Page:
Young Saudi woman trapped at Thai airport. Religion is involved.

Young Saudi woman trapped at Thai airport. Religion is involved. January 8, 2019

An 18-year-old Saudi Arabian woman claims she is being held against her will at a Thai airport after fleeing her family to avoid an arranged marriage and religious persecution, Buzzfeed reported Saturday.

The woman, Rahaf Mohammed al-Qunun, said she fears “torture” if forced to return to her family.

It’s a credible fear in the uber-religious Saudi kingdom, a country where men hold dominion over women under religious authority specified by the Quran, the holy book of Islam. Men are thus, by scripture, granted the right to physically enforce their will on women to maintain peace and cohesion — and punish unrepentant transgressors — within their families, considered the cornerstone of Islamic life.

Al-Qunun said she recently renounced Islam, which can be a dangerous decision in the Islamic world, where such apostacy is viewed extremely dimly and in some societies is considered a capital, death-penalty, offense.

saudi girl detained Islam
Rahaf Mohammed al-Qunun (YouTube)

“My family is strict and locked me in a room for six months just for cutting my hair,” al-Qunun said, adding that she was certain she would be imprisoned if sent back, according to a report in the Guardian. “I’m sure, 100%, they will kill me as soon as I get out of the Saudi jail.”

A friend of the young woman who lives in Australia and requested anonymity confirmed to the Guardian that the threats al-Qunun feels are real:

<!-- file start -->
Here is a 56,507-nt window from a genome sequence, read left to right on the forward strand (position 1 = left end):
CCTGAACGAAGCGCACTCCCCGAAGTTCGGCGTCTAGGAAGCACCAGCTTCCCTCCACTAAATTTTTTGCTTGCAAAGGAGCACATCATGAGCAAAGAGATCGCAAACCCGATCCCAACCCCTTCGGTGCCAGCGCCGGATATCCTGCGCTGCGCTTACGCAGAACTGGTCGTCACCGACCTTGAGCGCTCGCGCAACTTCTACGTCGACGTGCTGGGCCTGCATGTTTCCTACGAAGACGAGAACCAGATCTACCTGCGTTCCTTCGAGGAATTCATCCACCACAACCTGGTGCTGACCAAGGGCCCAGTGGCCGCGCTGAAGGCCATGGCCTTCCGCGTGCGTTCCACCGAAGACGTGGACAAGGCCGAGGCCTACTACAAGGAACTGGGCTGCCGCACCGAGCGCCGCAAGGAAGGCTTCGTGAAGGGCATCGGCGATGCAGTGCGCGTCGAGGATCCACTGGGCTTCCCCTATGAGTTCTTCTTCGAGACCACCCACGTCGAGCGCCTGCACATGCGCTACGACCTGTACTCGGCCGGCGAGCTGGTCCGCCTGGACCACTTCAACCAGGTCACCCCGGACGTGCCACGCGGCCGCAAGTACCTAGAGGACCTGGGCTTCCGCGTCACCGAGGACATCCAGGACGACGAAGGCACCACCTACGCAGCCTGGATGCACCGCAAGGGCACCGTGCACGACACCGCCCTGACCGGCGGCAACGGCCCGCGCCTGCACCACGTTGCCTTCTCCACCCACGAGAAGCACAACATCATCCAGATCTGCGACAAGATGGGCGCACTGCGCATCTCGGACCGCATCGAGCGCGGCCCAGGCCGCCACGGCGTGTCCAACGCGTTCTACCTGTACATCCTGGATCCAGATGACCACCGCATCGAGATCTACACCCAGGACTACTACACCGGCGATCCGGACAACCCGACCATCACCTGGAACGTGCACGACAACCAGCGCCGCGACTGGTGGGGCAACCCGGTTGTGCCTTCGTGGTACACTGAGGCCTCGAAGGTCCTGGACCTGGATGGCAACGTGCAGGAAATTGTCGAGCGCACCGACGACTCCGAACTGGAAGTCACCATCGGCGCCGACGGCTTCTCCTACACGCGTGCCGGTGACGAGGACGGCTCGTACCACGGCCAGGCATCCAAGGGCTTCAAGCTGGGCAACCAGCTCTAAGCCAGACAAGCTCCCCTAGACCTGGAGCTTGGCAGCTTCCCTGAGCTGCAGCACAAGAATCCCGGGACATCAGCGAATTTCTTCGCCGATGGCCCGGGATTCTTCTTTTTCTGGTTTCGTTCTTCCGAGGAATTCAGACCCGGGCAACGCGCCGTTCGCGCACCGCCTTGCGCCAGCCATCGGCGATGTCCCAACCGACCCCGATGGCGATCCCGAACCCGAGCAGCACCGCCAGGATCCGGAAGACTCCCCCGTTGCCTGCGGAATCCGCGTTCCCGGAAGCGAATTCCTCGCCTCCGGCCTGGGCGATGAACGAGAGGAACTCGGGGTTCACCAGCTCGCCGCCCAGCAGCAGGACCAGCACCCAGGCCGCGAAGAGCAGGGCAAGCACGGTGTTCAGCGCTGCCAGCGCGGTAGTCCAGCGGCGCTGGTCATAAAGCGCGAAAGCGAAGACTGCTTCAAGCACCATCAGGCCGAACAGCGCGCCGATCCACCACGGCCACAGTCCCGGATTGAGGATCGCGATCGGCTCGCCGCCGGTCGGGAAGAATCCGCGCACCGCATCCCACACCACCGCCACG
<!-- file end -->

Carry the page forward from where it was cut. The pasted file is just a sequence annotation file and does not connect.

“She’s ex-Muslim and has a very strict family. They’re using violence with her and she faced sexual harassment. She received a threat from her cousin — he said he wants to see her blood, he wants to kill her.”

The friend added that Saudi men feel a macho need to aggressively confront any apostacy. “It’s like: If you’re a man you should prove it. If they don’t kill [a person who leaves the Islamic faith], they can’t go outside and see other men.”

Buzzfeed reported that Thai authorities detained Al-Qunun at Bangkok’s Suvarnabhumi Airport as she was attempting to board a flight to Australia, to which she has a valid three-month visa, the Guardian confirmed. Initially they intended to return the young woman to her family, which she claims has been “abusive” to her. Al-Qunun said she fears for her life if she returns to them.

So, if what Al-Qunun is claiming is fair and accurate, what we have here is a dangerous intersection of religious and traditional coercion. Because Muslim women are required to defer to male authority in their families, refusal is a sin that can bring corporal punishment, even when being forced into a marriage against your will. Coupled with her admitted apostacy, this is a very fraught situation for this young Saudi woman.

Frightened, she went on Twitter:

“I’m rahaf mohmed, formally seeking a refugee status to any country that would protect me from getting harmed or killed due to leaving my religion and torture from my family … My life is on the line.”

Al-Qunun’s claims were seconded by Human Rights Watch (HRW), Buzzfeed reported, that when she arrived at the airport on Jan. 5 from Kuwait she was met by a Saudi Embassy official, who seized her passport. Michael Page, HRW’s deputy Middle East director, said in a statement: